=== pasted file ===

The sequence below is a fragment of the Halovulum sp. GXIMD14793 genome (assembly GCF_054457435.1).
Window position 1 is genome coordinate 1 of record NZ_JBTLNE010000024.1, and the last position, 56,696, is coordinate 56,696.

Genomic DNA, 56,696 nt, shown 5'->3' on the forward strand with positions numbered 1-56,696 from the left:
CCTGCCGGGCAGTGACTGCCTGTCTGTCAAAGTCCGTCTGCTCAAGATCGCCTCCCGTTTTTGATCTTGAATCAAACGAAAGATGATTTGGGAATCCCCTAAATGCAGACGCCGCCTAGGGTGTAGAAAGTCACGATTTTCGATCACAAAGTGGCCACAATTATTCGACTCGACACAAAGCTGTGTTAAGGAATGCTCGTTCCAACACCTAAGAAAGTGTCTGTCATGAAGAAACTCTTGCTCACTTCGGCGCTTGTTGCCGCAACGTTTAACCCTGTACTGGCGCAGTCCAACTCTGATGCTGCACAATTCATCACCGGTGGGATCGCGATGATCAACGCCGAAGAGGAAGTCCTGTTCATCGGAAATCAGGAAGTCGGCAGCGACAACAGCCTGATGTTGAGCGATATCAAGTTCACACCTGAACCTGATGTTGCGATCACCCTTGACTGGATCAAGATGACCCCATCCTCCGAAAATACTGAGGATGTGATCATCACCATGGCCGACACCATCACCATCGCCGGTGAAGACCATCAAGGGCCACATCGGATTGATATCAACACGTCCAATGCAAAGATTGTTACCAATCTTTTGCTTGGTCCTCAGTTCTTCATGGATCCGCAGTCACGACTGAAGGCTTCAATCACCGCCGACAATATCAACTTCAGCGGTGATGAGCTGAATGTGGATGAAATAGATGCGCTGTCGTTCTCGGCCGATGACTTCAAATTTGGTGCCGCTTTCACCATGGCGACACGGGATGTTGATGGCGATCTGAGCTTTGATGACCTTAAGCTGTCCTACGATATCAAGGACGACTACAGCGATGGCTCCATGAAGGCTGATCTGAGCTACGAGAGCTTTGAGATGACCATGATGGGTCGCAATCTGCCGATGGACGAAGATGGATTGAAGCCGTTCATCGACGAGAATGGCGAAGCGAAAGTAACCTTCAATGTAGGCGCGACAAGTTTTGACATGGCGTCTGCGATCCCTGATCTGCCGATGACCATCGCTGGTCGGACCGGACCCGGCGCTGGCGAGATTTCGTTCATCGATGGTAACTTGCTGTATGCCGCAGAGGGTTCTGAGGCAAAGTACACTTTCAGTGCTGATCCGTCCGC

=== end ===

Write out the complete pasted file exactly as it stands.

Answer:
The sequence below is a fragment of the Halovulum sp. GXIMD14793 genome (assembly GCF_054457435.1).
Window position 1 is genome coordinate 1 of record NZ_JBTLNE010000024.1, and the last position, 56,696, is coordinate 56,696.

Genomic DNA, 56,696 nt, shown 5'->3' on the forward strand with positions numbered 1-56,696 from the left:
CCTGCCGGGCAGTGACTGCCTGTCTGTCAAAGTCCGTCTGCTCAAGATCGCCTCCCGTTTTTGATCTTGAATCAAACGAAAGATGATTTGGGAATCCCCTAAATGCAGACGCCGCCTAGGGTGTAGAAAGTCACGATTTTCGATCACAAAGTGGCCACAATTATTCGACTCGACACAAAGCTGTGTTAAGGAATGCTCGTTCCAACACCTAAGAAAGTGTCTGTCATGAAGAAACTCTTGCTCACTTCGGCGCTTGTTGCCGCAACGTTTAACCCTGTACTGGCGCAGTCCAACTCTGATGCTGCACAATTCATCACCGGTGGGATCGCGATGATCAACGCCGAAGAGGAAGTCCTGTTCATCGGAAATCAGGAAGTCGGCAGCGACAACAGCCTGATGTTGAGCGATATCAAGTTCACACCTGAACCTGATGTTGCGATCACCCTTGACTGGATCAAGATGACCCCATCCTCCGAAAATACTGAGGATGTGATCATCACCATGGCCGACACCATCACCATCGCCGGTGAAGACCATCAAGGGCCACATCGGATTGATATCAACACGTCCAATGCAAAGATTGTTACCAATCTTTTGCTTGGTCCTCAGTTCTTCATGGATCCGCAGTCACGACTGAAGGCTTCAATCACCGCCGACAATATCAACTTCAGCGGTGATGAGCTGAATGTGGATGAAATAGATGCGCTGTCGTTCTCGGCCGATGACTTCAAATTTGGTGCCGCTTTCACCATGGCGACACGGGATGTTGATGGCGATCTGAGCTTTGATGACCTTAAGCTGTCCTACGATATCAAGGACGACTACAGCGATGGCTCCATGAAGGCTGATCTGAGCTACGAGAGCTTTGAGATGACCATGATGGGTCGCAATCTGCCGATGGACGAAGATGGATTGAAGCCGTTCATCGACGAGAATGGCGAAGCGAAAGTAACCTTCAATGTAGGCGCGACAAGTTTTGACATGGCGTCTGCGATCCCTGATCTGCCGATGACCATCGCTGGTCGGACCGGACCCGGCGCTGGCGAGATTTCGTTCATCGATGGTAACTTGCTGTATGCCGCAGAGGGTTCTGAGGCAAAGTACACTTTCAGTGCTGATCCGTCCGC